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High fractional exhaled nitric oxide and sputum eosinophils are associated with an increased risk of future virus-induced exacerbations -NDASH- a prospective cohort study

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BACKGROUND: The major trigger of asthma exacerbations is infection with a respiratory virus, most commonly rhinovirus. Type 2 inflammation is known to be associated with an increased risk of exacerbations in general. Whether type 2 inflammation at baseline increases the risk of future virus-induced exacerbations is unknown.

OBJECTIVE: To assess whether type 2 inflammation is associated with an increased risk of virus-induced exacerbations of asthma.

METHODS: Stable asthmatics had spirometry, skin prick test, measurement of FeNO and sputum induced for differential cell counts. Patients were followed-up for 18-months, during which they were assessed at the research unit when they had symptoms of an exacerbation. Nasal swabs collected at these assessments underwent viral detection by PCR.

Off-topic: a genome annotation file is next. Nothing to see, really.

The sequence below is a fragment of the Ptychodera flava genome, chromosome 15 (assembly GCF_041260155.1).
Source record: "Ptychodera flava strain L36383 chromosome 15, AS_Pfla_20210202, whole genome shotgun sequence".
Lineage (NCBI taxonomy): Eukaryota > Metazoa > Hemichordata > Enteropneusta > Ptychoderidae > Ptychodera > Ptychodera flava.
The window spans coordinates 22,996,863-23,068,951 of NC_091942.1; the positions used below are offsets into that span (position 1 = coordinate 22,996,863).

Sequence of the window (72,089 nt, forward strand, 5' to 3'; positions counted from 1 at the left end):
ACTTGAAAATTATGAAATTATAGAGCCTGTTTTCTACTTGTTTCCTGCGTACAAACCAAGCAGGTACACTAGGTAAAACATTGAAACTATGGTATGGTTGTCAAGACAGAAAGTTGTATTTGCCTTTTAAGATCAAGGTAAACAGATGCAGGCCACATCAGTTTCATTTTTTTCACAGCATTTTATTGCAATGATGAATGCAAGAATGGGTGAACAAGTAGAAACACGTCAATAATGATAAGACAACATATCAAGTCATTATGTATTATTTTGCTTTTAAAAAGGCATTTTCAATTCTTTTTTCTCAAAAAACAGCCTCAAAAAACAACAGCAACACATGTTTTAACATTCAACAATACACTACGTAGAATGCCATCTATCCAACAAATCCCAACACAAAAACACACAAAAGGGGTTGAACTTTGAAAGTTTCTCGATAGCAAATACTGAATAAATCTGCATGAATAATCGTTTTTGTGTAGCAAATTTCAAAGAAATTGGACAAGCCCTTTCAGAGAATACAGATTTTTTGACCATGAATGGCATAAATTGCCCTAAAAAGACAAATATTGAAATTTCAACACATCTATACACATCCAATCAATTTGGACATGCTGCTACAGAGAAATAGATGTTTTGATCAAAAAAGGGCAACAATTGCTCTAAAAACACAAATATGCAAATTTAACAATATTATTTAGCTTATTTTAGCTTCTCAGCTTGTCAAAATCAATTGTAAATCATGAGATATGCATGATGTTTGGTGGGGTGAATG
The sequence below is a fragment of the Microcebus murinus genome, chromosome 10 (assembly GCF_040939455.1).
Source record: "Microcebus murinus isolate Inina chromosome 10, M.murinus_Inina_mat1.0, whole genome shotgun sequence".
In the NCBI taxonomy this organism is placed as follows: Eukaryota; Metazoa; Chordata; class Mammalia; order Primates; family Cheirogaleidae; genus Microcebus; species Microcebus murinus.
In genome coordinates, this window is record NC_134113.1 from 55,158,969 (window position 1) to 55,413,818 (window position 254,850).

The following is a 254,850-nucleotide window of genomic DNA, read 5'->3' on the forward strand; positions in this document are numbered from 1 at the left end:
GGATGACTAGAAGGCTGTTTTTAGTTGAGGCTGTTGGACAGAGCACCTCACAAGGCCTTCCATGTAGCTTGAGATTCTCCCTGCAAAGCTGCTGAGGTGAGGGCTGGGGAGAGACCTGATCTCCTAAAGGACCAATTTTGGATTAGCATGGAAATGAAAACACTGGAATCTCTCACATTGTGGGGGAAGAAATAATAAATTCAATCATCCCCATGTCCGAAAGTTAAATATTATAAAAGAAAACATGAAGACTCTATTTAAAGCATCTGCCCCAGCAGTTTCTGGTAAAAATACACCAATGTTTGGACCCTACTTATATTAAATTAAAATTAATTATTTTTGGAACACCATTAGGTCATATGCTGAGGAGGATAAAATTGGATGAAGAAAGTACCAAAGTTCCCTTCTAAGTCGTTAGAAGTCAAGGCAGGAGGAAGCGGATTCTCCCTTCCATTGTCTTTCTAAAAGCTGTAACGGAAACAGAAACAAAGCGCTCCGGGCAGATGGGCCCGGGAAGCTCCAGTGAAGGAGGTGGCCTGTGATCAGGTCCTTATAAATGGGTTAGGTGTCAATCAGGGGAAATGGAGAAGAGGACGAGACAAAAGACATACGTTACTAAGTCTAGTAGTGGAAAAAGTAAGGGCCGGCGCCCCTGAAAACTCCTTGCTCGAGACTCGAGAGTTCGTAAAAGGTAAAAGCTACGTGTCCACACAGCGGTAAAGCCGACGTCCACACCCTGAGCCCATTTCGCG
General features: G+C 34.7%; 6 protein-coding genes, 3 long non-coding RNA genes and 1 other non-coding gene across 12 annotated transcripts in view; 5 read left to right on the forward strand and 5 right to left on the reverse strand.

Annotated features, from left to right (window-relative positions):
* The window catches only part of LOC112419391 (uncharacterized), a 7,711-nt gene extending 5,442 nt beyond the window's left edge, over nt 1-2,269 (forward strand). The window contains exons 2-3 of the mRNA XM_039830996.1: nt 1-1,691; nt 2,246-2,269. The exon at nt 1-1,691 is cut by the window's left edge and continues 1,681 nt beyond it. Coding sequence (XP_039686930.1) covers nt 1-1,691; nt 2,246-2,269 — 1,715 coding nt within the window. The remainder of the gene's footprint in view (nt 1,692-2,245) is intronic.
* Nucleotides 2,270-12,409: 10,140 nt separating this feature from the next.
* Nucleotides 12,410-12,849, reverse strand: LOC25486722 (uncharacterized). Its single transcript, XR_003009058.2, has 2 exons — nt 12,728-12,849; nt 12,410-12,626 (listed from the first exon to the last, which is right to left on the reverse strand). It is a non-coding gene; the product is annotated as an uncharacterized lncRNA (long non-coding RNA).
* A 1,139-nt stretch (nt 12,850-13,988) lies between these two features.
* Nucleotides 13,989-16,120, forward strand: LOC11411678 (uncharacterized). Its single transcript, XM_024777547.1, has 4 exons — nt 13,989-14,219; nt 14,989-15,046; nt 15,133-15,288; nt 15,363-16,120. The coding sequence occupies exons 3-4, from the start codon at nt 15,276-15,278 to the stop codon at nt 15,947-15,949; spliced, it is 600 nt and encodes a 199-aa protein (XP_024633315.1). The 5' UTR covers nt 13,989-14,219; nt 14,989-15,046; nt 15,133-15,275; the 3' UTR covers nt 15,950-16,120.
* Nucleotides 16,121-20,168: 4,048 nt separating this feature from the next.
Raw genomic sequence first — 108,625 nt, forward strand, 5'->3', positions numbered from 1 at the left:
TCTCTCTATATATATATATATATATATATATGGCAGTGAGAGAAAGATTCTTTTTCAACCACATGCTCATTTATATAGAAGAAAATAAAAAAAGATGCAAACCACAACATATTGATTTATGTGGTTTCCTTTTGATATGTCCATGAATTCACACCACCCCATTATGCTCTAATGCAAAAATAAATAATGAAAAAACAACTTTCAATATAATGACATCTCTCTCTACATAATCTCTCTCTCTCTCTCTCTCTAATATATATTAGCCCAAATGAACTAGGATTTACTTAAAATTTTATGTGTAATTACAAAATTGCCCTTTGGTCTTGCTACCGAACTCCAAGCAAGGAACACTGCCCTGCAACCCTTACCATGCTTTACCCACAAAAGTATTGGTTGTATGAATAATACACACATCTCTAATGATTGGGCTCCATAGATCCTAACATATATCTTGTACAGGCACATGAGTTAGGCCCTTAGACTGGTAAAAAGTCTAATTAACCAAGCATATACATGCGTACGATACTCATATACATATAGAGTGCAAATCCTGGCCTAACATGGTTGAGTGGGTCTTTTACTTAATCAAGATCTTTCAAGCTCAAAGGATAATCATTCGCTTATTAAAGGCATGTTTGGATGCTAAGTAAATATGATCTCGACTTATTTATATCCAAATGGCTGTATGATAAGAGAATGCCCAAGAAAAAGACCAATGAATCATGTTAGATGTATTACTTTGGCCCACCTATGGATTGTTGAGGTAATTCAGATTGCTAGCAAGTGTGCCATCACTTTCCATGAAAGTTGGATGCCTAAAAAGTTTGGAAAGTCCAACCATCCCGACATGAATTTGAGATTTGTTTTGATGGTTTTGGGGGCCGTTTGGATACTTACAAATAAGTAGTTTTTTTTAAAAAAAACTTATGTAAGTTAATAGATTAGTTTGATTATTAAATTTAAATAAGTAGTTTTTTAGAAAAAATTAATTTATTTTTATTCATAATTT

RESULTS: A total of 81 asthma patients were recruited, of which 22 (27%) experienced an exacerbation during the follow-up period. Of these, 15 (68%) had a respiratory virus detected at exacerbation. Sputum eosinophils > 1% at baseline increased the risk of having a subsequent virus-induced exacerbation (HR 7.6 95% CI 1.6-35.2, p=0.010), as did having FeNO > 25 ppb (HR 3.4 95% CI 1.1-10.4, p=0.033). This article is protected by copyright. All rights reserved.

Original languageEnglish
JournalClinical and experimental allergy : journal of the British Society for Allergy and Clinical Immunology
Volume47
Issue number8
ISSN0954-7894
DOIs
Publication statusPublished - 1 Aug 2017

    Research areas

  • Journal Article

ID: 50268880